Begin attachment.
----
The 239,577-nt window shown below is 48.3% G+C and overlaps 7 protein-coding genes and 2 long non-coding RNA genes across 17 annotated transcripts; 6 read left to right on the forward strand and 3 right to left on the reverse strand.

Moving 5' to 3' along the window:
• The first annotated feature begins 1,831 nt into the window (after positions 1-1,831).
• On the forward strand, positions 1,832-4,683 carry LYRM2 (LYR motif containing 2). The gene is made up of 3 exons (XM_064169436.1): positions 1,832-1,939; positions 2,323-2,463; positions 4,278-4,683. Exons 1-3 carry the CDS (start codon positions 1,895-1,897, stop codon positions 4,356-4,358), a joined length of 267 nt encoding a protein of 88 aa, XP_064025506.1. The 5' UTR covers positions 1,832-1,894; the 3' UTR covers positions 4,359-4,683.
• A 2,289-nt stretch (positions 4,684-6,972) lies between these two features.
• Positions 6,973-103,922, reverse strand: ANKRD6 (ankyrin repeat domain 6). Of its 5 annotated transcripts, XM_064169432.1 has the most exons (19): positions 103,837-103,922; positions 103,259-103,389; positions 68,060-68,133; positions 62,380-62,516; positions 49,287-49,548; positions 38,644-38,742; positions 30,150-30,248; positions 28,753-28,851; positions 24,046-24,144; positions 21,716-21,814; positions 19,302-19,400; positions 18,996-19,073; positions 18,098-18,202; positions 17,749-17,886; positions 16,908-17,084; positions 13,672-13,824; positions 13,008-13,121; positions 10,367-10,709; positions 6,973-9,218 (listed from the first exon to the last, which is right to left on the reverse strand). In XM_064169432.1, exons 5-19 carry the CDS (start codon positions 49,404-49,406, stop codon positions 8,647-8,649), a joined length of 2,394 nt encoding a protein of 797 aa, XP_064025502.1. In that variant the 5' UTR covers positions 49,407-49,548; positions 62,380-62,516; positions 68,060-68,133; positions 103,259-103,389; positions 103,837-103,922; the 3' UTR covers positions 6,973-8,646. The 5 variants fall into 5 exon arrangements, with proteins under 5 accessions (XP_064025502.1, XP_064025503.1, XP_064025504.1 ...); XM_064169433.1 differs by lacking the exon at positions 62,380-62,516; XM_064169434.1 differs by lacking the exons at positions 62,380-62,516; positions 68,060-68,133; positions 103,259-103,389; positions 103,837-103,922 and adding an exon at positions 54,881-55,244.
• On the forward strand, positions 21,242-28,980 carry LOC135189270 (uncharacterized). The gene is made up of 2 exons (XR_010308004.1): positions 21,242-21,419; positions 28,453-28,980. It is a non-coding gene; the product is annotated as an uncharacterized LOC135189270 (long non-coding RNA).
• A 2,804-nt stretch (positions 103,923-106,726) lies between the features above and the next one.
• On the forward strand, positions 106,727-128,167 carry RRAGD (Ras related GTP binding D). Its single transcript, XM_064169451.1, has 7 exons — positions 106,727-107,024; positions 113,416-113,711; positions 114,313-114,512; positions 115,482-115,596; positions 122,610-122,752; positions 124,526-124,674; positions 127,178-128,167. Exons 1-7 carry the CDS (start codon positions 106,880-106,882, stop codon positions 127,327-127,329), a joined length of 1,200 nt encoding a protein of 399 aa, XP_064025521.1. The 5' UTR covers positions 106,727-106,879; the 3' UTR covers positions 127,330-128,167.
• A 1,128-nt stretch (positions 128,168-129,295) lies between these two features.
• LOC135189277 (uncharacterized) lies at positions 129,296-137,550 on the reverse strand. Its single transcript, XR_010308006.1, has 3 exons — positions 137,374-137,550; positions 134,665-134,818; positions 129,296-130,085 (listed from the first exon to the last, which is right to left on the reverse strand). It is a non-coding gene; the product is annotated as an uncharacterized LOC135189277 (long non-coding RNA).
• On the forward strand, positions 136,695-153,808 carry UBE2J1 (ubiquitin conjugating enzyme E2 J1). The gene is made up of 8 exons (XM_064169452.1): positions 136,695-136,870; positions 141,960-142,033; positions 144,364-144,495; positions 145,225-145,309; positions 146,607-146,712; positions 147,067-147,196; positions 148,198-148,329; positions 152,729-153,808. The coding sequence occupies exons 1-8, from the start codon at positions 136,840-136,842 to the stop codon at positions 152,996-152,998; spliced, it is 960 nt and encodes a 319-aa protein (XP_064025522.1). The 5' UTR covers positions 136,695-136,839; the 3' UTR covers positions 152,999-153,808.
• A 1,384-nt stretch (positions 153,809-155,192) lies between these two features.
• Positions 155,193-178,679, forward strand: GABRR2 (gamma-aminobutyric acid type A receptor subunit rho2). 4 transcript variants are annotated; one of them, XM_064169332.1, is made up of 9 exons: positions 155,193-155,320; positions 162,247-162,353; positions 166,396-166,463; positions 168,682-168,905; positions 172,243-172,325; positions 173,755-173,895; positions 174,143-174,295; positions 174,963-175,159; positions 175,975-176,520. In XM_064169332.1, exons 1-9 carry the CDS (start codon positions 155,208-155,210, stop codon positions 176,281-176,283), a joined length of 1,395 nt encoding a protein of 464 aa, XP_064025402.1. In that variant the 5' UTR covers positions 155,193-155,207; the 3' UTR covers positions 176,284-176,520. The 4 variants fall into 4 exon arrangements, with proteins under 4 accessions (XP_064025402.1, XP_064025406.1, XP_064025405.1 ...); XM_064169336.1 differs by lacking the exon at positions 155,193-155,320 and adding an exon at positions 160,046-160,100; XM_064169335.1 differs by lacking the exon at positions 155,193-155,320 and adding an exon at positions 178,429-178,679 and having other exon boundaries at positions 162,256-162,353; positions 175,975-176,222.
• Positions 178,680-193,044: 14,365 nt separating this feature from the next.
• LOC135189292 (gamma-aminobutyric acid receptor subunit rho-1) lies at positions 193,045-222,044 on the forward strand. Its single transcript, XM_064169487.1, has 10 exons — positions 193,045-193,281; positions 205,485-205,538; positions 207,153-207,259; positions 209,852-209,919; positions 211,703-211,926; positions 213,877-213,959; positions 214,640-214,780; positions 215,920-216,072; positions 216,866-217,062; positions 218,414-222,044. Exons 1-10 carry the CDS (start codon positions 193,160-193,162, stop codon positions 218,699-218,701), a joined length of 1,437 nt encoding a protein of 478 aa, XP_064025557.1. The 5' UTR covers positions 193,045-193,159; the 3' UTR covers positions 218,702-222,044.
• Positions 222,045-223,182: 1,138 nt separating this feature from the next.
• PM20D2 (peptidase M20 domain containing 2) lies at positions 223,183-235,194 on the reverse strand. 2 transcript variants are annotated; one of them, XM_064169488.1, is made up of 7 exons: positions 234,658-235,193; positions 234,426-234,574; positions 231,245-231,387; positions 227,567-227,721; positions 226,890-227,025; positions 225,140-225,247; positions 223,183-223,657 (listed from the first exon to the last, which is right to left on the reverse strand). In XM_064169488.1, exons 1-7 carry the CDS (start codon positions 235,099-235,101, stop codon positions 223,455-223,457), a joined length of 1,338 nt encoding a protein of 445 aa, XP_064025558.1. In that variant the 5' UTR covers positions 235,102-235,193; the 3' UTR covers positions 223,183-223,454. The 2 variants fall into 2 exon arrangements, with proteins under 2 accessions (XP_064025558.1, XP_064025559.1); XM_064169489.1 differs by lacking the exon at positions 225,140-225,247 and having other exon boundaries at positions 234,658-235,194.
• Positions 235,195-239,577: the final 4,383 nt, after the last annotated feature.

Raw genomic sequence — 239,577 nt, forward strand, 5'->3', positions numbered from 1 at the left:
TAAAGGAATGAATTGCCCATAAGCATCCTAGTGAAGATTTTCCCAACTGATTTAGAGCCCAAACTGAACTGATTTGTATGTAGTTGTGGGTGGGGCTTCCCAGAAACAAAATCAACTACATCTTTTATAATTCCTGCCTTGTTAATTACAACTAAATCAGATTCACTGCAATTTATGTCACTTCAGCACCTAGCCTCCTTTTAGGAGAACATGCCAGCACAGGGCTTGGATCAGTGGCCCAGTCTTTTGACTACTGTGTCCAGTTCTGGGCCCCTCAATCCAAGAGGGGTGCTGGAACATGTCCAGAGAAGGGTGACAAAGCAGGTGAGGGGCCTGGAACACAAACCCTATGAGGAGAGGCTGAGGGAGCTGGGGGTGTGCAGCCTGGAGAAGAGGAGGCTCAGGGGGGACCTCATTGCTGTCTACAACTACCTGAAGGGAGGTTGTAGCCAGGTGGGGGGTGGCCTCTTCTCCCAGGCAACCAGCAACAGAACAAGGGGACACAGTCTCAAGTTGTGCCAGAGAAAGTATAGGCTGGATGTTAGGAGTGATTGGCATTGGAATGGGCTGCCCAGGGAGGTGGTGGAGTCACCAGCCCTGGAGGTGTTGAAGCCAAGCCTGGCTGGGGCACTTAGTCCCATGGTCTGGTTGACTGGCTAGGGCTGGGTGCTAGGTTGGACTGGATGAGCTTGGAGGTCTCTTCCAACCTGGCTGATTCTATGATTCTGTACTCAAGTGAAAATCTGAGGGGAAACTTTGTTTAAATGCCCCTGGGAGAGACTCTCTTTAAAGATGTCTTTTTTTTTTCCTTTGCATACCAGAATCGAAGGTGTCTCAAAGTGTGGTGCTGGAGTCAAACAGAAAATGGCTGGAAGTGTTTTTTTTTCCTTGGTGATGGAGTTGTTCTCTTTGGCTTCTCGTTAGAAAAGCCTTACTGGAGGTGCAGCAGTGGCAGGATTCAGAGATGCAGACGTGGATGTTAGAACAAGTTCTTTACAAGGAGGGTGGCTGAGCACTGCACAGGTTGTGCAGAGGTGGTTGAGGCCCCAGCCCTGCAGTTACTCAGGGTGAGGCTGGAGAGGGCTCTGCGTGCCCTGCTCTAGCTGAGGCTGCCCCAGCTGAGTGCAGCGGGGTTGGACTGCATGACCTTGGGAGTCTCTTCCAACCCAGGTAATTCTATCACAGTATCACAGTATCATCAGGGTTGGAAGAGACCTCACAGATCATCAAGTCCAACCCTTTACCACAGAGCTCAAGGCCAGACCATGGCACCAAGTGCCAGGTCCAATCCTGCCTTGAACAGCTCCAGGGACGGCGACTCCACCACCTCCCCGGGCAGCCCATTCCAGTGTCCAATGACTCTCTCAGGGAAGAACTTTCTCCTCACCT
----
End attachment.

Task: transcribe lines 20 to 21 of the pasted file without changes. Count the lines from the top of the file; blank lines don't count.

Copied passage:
Raw genomic sequence — 239,577 nt, forward strand, 5'->3', positions numbered from 1 at the left:
TAAAGGAATGAATTGCCCATAAGCATCCTAGTGAAGATTTTCCCAACTGATTTAGAGCCCAAACTGAACTGATTTGTATGTAGTTGTGGGTGGGGCTTCCCAGAAACAAAATCAACTACATCTTTTATAATTCCTGCCTTGTTAATTACAACTAAATCAGATTCACTGCAATTTATGTCACTTCAGCACCTAGCCTCCTTTTAGGAGAACATGCCAGCACAGGGCTTGGATCAGTGGCCCAGTCTTTTGACTACTGTGTCCAGTTCTGGGCCCCTCAATCCAAGAGGGGTGCTGGAACATGTCCAGAGAAGGGTGACAAAGCAGGTGAGGGGCCTGGAACACAAACCCTATGAGGAGAGGCTGAGGGAGCTGGGGGTGTGCAGCCTGGAGAAGAGGAGGCTCAGGGGGGACCTCATTGCTGTCTACAACTACCTGAAGGGAGGTTGTAGCCAGGTGGGGGGTGGCCTCTTCTCCCAGGCAACCAGCAACAGAACAAGGGGACACAGTCTCAAGTTGTGCCAGAGAAAGTATAGGCTGGATGTTAGGAGTGATTGGCATTGGAATGGGCTGCCCAGGGAGGTGGTGGAGTCACCAGCCCTGGAGGTGTTGAAGCCAAGCCTGGCTGGGGCACTTAGTCCCATGGTCTGGTTGACTGGCTAGGGCTGGGTGCTAGGTTGGACTGGATGAGCTTGGAGGTCTCTTCCAACCTGGCTGATTCTATGATTCTGTACTCAAGTGAAAATCTGAGGGGAAACTTTGTTTAAATGCCCCTGGGAGAGACTCTCTTTAAAGATGTCTTTTTTTTTTCCTTTGCATACCAGAATCGAAGGTGTCTCAAAGTGTGGTGCTGGAGTCAAACAGAAAATGGCTGGAAGTGTTTTTTTTTCCTTGGTGATGGAGTTGTTCTCTTTGGCTTCTCGTTAGAAAAGCCTTACTGGAGGTGCAGCAGTGGCAGGATTCAGAGATGCAGACGTGGATGTTAGAACAAGTTCTTTACAAGGAGGGTGGCTGAGCACTGCACAGGTTGTGCAGAGGTGGTTGAGGCCCCAGCCCTGCAGTTACTCAGGGTGAGGCTGGAGAGGGCTCTGCGTGCCCTGCTCTAGCTGAGGCTGCCCCAGCTGAGTGCAGCGGGGTTGGACTGCATGACCTTGGGAGTCTCTTCCAACCCAGGTAATTCTATCACAGTATCACAGTATCATCAGGGTTGGAAGAGACCTCACAGATCATCAAGTCCAACCCTTTACCACAGAGCTCAAGGCCAGACCATGGCACCAAGTGCCAGGTCCAATCCTGCCTTGAACAGCTCCAGGGACGGCGACTCCACCACCTCCCCGGGCAGCCCATTCCAGTGTCCAATGACTCTCTCAGGGAAGAACTTTCTCCTCACCT